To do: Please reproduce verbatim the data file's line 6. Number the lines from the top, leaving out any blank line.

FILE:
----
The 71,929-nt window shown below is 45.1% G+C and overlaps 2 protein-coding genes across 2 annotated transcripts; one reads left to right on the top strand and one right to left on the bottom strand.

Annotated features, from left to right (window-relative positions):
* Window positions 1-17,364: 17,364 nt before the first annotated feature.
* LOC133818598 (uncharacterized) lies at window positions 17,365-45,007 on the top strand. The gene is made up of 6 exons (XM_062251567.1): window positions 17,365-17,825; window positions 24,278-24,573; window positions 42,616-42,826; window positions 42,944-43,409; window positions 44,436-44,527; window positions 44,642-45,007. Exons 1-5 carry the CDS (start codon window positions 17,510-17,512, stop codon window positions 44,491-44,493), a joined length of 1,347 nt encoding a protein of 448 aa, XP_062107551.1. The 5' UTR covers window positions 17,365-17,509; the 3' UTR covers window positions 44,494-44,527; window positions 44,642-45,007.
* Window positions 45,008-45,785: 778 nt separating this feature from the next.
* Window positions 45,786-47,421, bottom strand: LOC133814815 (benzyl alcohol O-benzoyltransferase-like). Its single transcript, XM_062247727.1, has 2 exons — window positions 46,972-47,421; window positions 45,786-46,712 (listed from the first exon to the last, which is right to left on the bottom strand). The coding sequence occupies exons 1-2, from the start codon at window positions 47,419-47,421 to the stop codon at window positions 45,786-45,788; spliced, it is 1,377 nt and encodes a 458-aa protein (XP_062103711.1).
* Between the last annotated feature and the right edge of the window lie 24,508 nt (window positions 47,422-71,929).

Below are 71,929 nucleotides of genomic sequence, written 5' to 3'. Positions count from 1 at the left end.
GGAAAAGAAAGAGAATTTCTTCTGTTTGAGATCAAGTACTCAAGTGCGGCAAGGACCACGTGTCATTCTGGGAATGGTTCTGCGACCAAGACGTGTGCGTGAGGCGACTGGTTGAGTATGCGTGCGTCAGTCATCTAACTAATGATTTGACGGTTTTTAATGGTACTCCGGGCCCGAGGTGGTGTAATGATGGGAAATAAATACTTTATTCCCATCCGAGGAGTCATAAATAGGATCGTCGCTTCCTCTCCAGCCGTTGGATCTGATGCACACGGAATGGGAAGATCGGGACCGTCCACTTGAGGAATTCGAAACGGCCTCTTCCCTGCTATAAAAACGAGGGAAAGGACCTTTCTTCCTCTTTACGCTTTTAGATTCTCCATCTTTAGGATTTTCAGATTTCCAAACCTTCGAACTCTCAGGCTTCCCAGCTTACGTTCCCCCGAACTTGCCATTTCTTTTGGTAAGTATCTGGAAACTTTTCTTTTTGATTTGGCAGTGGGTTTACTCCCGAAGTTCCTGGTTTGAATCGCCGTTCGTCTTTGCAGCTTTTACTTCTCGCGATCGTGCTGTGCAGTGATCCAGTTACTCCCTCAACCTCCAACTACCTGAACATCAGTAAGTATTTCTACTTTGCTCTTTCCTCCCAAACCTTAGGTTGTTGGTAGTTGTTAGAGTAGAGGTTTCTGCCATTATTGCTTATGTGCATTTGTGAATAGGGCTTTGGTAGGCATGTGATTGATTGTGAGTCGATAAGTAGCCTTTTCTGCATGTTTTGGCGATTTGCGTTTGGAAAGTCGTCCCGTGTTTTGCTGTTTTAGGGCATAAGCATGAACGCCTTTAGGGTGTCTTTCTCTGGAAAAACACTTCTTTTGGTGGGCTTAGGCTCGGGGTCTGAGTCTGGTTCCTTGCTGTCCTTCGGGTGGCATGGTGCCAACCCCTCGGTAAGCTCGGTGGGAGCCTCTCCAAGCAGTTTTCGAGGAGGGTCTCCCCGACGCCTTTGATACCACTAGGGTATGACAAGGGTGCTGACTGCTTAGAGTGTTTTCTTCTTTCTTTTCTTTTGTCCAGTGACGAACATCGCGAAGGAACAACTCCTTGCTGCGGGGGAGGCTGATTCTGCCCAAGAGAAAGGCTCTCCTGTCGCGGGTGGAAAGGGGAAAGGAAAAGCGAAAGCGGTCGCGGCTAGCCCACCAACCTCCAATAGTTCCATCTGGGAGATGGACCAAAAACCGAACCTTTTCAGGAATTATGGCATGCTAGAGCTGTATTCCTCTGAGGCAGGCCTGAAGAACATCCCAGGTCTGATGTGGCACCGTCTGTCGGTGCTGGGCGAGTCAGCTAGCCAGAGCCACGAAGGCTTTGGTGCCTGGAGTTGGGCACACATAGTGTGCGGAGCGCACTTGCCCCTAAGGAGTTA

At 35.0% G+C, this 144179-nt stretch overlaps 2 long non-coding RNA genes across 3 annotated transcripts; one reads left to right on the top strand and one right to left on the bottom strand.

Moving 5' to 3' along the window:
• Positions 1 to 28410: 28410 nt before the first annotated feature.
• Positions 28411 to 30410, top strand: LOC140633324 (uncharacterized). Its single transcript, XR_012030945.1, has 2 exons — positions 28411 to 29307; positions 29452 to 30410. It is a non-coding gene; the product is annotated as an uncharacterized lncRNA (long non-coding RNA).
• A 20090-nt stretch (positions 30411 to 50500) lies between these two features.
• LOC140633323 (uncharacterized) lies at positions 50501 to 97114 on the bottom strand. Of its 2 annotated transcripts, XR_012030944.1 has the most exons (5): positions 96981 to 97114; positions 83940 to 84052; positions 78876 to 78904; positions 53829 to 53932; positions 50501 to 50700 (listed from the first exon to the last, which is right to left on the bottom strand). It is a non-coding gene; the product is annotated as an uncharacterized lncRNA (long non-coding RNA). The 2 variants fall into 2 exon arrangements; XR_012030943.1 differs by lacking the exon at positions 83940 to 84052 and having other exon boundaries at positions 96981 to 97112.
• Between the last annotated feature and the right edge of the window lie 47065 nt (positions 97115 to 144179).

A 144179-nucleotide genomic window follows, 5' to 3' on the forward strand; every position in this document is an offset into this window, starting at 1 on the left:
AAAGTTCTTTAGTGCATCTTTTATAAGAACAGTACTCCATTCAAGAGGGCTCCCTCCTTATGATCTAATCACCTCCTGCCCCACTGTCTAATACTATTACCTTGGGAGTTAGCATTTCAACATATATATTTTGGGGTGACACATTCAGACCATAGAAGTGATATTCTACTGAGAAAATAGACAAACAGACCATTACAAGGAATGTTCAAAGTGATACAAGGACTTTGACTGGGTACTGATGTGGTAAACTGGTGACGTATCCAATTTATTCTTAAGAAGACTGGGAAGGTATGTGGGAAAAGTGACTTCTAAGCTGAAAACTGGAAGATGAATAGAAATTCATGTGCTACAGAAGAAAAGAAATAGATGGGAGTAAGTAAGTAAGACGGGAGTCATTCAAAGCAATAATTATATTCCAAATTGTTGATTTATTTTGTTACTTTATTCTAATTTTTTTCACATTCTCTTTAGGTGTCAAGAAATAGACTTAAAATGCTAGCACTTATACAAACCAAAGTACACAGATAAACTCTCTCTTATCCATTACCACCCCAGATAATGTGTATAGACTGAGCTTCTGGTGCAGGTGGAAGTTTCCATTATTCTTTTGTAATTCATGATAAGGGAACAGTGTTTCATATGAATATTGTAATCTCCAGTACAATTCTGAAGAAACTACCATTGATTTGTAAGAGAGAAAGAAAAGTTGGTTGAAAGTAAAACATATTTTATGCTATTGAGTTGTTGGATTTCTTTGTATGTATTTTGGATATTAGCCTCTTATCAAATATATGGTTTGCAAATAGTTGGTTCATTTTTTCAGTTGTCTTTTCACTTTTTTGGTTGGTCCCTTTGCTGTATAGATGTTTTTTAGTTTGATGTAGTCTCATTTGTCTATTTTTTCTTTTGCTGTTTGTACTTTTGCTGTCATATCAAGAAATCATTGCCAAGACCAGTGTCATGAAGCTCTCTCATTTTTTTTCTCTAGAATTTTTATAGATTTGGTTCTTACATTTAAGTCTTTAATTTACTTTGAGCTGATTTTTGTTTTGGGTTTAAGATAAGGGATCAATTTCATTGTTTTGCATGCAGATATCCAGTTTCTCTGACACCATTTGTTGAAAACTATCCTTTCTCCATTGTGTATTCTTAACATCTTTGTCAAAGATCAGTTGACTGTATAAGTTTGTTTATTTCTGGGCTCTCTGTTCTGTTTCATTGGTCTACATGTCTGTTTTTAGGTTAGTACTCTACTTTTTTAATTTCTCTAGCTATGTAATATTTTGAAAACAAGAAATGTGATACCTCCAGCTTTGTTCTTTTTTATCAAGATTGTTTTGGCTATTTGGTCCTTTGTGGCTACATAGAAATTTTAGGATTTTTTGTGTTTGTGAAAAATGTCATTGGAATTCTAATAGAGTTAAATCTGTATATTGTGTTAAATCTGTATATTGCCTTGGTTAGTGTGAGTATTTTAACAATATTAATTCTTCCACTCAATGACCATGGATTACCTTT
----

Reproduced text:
* Window positions 45,786-47,421, bottom strand: LOC133814815 (benzyl alcohol O-benzoyltransferase-like). Its single transcript, XM_062247727.1, has 2 exons — window positions 46,972-47,421; window positions 45,786-46,712 (listed from the first exon to the last, which is right to left on the bottom strand). The coding sequence occupies exons 1-2, from the start codon at window positions 47,419-47,421 to the stop codon at window positions 45,786-45,788; spliced, it is 1,377 nt and encodes a 458-aa protein (XP_062103711.1).